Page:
Impact-Driven Category Design — Its time to retire the word Employees, start using CREATORS

“Do not go where the path may lead, go instead where there is no path and leave a trail.” Ralph Waldo Emerson

I had posted something on the PEAK community about the category of work being redesigned. Some of my friends had commented on it. This coupled with the book from the Category Pirates on Languaging, got me thinking. Most employers are refusing to see it or acknowledge the changing category of work. With the creator economy upon us and employees thanks to the pandemic, having personal agency. Isn’t it time the terms changed?

The term “Employee” is derived from the French word employe in the 1800s. Back when slavery was still legal, women couldn’t vote, and people traveled in horse-drawn carriages. And since then the term has become synonymous with inequality, control, and exploitation.

Let’s take a look at what the word employee means:

Source —

And since this word was coined, employee and employment have evolved.

How employment/work evolved over time

Humans have always worked. Whether it's hunting and foraging for food. Building huts or making clothes to stay warm. But the model has evolved over time. Initially, work was just for survival. Then humans started farming and early agriculture.

As ruling classes started to emerge owning slaves who did our bidding became the norm. This too evolved over time. As cities started rising so too did tradesmen and craftsmen.

The industrial revolution “cemented” employment into the category it is today. Workers unionized to demand rights. Several workplace acts and legislations were passed. And the new 9 to 5 work environment was born.

But technology started changing employment and work. Remote work became possible. Employees were no longer physically required to be present in the office. Corporate ladders started disappearing. But larger companies seem to be hell-bent on maintaining the status quo of work.

The COVID-19 pandemic fast-tracked the evolution of the modern workplace and employment. 18 months later employees now know definitively that remote work is possible and that they have options.

This has lead to what is being termed as the Great Resignation of 2021. Offices are “forcing” employees to come back to work and more employees are choosing to quit.

For the first time in a long time, the working class had a taste of equality. Now there is no going back.

  1. Rush hour traffic synonymous with working-class was a thing of the past
  2. Working mothers didn’t need to feel guilty about not spending enough time with their kids
  3. Pregnant women could stay at home and continue to work and care for the newborn baby
  4. People moved from big cities to the suburbs.

Hello FLEXIBILITY! We have missed you!

But that's not the only change that was happening. The creator economy was upon us. People used the flexibility and free time to create content about what they loved. And turns out it can be quite a lucrative business.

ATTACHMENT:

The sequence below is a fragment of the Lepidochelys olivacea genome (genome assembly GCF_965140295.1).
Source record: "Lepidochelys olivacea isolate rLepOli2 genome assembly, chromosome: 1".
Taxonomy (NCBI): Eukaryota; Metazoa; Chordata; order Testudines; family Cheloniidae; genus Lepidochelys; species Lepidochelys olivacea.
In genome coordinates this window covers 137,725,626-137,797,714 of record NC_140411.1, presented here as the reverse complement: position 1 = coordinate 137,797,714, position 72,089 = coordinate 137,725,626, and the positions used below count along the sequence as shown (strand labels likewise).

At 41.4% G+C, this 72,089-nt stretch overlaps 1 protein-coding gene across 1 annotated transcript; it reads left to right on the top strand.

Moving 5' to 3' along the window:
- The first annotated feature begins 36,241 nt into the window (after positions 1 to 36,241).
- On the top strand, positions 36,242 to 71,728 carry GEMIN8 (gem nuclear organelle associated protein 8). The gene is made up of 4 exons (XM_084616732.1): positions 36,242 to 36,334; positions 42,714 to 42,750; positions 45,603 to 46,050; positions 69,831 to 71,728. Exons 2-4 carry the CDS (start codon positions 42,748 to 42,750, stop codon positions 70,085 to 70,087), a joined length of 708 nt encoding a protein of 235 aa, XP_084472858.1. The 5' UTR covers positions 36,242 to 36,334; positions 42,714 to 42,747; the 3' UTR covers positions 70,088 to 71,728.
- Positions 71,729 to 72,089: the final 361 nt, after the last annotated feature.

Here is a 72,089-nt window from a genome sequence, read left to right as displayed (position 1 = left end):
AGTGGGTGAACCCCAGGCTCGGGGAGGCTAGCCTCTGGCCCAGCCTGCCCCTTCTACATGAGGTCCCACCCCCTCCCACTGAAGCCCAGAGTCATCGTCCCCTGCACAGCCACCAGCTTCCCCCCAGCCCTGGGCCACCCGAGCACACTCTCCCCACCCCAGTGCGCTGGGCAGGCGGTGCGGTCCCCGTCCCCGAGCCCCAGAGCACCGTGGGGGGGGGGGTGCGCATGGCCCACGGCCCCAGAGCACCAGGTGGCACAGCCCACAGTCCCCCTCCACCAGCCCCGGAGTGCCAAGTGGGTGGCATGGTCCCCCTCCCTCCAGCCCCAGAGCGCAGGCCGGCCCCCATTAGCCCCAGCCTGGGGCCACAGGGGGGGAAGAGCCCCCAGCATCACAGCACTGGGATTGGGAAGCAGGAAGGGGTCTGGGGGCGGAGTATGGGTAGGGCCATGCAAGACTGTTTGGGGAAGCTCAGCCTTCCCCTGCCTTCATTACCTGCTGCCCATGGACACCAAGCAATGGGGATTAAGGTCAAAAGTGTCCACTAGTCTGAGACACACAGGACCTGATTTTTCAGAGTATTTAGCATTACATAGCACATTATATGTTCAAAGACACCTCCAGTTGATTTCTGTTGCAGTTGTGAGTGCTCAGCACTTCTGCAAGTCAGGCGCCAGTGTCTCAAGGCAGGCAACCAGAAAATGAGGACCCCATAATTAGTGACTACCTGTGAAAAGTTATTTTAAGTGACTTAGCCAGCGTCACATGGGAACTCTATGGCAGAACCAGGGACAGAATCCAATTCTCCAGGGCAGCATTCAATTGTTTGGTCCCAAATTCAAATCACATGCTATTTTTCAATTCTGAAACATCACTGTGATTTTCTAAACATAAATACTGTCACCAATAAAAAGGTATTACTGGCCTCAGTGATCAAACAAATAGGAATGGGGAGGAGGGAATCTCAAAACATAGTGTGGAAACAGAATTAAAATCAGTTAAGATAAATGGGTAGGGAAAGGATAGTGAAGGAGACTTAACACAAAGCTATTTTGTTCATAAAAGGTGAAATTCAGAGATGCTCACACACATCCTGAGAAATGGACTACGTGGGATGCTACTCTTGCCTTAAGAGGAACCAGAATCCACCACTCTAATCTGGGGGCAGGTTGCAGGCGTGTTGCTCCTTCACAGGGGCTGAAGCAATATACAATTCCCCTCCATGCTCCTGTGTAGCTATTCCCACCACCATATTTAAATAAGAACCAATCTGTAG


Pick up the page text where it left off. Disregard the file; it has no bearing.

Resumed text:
1. Since Oct 2020, $800 million VC funds have gone into creator economy startups
  2. The creator economy is currently valued at $104.2 Billion
  3. On average creators are earning a minimum of $23,500 per annum.

On the flip side, we have many companies forcing people into hybrid work and pay cuts for remote work. And employees are fighting back differently. They are cherry-picking companies that have adapted to the emerging world order.


Employees now know that they are the creators within a company. They create:

  • value
  • customers
  • experiences
  • and much more…

Without the employees creating businesses wouldn’t exist. Given the massive redesign of work already underway, isn’t it time we revisited the language of work.

For starters, smart companies have people they work with. Not people who work for them. And an employee is someone “who gets paid to work for a company”.

Additionally, the creator's economy has blurred the lines to how people get paid. They value people CREATE on social networks bleeds into their “day job”. So the one-way relationship that was established centuries ago — whether is master-slave or employer-employee doesn’t exist anymore.

Here’s what I propose:

  1. Creator Agreement not an employment contract
  2. Measure success as a creator not as an employee or as Andressen and Horowitz — “metrics for the passion economy”
  3. Creator engagement, not employee engagement
  4. Pay as you grow
  5. No burnout
  6. Building identities

Instead of continuously trying to improve “employee engagement” and finding hacks to keep employees motivated, perhaps the best place to start is how they are referred to?

Source — Google

Plus look at the impact. There is an immediate mind-shift when you refer to someone as a creator. They are suddenly no longer part of a corporate cogwheel engaging in repetitive tasks to make the ruling class richer. They are part of something. They have as the Category Pirates call it personal agency. They have passion. You don’t need to keep them motivated. They will keep you motivated. They decide how much money they want to make. They have control. They have individual identities and individual impact.

They will CREATE. And in creation there is abundance. They will have a growth mindset.

Source —

It also forces companies to redesign the experience of work. If not your creators can go elsewhere.

Call me biased, but I don’t see a downside to this.

So please stop calling us employees, we are CREATORS.

Impact-Driven Category Designer | Working group member Wicked 7